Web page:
For quite some time, I have been contemplating making a green pasta. I considered using spinach, chard or basil, but when I was left with an over-supply of parsley, I just knew it was time to bust out the pasta machine.
Parsley is such an under-rated herb, it's often used as a garnish and is almost never given the 'leading role'. A lovely, grassy flavour, parsley not only freshens your breath, but it can stimulate appetite, improve digestion and is packed full of immune boosting vitamins and antioxidants. It has anti-inflammatory properties that can ease joint pain, and has been widely used as a natural diuretic.
Parsley Pasta- serves 4
- 1 cup of parsley leaves (I used flat leaf)
- 250g spelt flour
- 2 free range eggs
- Blanch your parsley leaves with boiling hot water for 30 seconds, then submerge into ice water, then drain.
- Place your parsley into your spice grinder or food processor and blitz until a smooth paste is formed. If you need a little liquid to get the paste going, crack one of your eggs into the mixture.
- Blitz together all your ingredients, they should form a sticky ball in the food processor. Remove the dough and kneed on a floured surface for a minute. The dough needs to have elasticity but not be too sticky. If it has very little resistance then you will need to add another egg and gradually add more flour until you have the desired consistency, which means you will have a larger serving.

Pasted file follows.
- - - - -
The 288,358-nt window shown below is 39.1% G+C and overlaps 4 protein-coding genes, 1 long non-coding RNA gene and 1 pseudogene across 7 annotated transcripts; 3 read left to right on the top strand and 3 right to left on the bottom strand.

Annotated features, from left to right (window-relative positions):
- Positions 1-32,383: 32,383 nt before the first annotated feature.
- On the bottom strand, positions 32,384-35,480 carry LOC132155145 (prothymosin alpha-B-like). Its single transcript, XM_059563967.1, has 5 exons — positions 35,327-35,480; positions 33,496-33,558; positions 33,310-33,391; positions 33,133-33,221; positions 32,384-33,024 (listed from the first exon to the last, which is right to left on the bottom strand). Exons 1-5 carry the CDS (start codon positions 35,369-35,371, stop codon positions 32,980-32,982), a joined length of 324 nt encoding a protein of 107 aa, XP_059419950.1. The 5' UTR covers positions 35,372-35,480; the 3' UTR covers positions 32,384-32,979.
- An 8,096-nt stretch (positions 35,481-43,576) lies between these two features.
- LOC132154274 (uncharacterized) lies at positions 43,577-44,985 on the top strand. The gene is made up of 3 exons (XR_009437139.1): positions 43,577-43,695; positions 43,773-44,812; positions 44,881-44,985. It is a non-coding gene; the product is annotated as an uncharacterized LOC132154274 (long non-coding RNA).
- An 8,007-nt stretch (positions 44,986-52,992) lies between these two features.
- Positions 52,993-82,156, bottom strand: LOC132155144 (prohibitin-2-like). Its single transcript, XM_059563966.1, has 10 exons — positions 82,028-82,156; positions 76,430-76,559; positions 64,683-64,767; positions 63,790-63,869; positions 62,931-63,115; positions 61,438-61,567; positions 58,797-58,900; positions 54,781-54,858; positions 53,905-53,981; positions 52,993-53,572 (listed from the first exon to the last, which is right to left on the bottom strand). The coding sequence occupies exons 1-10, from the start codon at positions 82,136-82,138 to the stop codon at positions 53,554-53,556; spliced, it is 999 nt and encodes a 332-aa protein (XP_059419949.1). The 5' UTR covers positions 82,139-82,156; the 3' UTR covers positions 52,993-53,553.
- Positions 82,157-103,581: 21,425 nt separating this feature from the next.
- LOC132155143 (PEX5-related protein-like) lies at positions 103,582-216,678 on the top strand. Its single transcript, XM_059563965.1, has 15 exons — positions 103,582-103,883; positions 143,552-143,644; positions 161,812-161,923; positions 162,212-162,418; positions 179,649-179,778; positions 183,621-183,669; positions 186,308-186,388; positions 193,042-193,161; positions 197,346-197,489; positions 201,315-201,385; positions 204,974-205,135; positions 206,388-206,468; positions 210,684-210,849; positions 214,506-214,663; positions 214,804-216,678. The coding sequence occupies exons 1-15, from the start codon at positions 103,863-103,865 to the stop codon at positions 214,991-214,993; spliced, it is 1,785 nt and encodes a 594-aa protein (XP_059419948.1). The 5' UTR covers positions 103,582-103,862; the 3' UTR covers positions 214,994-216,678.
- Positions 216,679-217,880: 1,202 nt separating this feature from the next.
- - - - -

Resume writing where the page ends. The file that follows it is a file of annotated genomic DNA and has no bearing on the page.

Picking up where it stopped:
- Cover the dough with cling wrap or in an airtight container and chill in the fridge for an hour.
- Divide your dough into quarters. Take your first portion of the dough and flatten with your hands, lightly dust with flour and take through the lowest setting (usually marked as ’0′) on your pasta machine. Fold the dough over and roll it through again. Repeat this step at least 10 times on the first setting. This process is called laminating. Your stretching the gluten in the pasta to achieve a silky smooth texture.
- Increase the pasta machine setting to the next level (1), fold your dough again, flour and continue to laminate the pasta into long sheets. I usually repeat this about 5 times per setting until I have the desired thickness of pasta. My machine has 0-9 setting and I usually don’t go passed level 7. You will not need to flour your pasta sheet after every roll, only when it feels sticky. Too much flour will make the texture crumbly.
- Now that you have a long sheet of parsley pasta, dust it with flour and run it through your fettuccine cutter on your machine, or cut into your desired thickness with a knife.
- I like to hang my pasta on a $3 jewellery tree from Ikea, with a little baking paper to stop it sticking. You can then transfer the pasta to a floured and lined tray to dry out in little bunches. If you’re storing the parsley pasta, it needs to be completely air-dried before transferring to an airtight container. It should last for up to 3 months in the pantry.
Parsley Pasta is surprisingly subtle, and rather moorish. It's soft flavor pairs well with seafood, carbonara and even works well with lamb stew! Enjoy!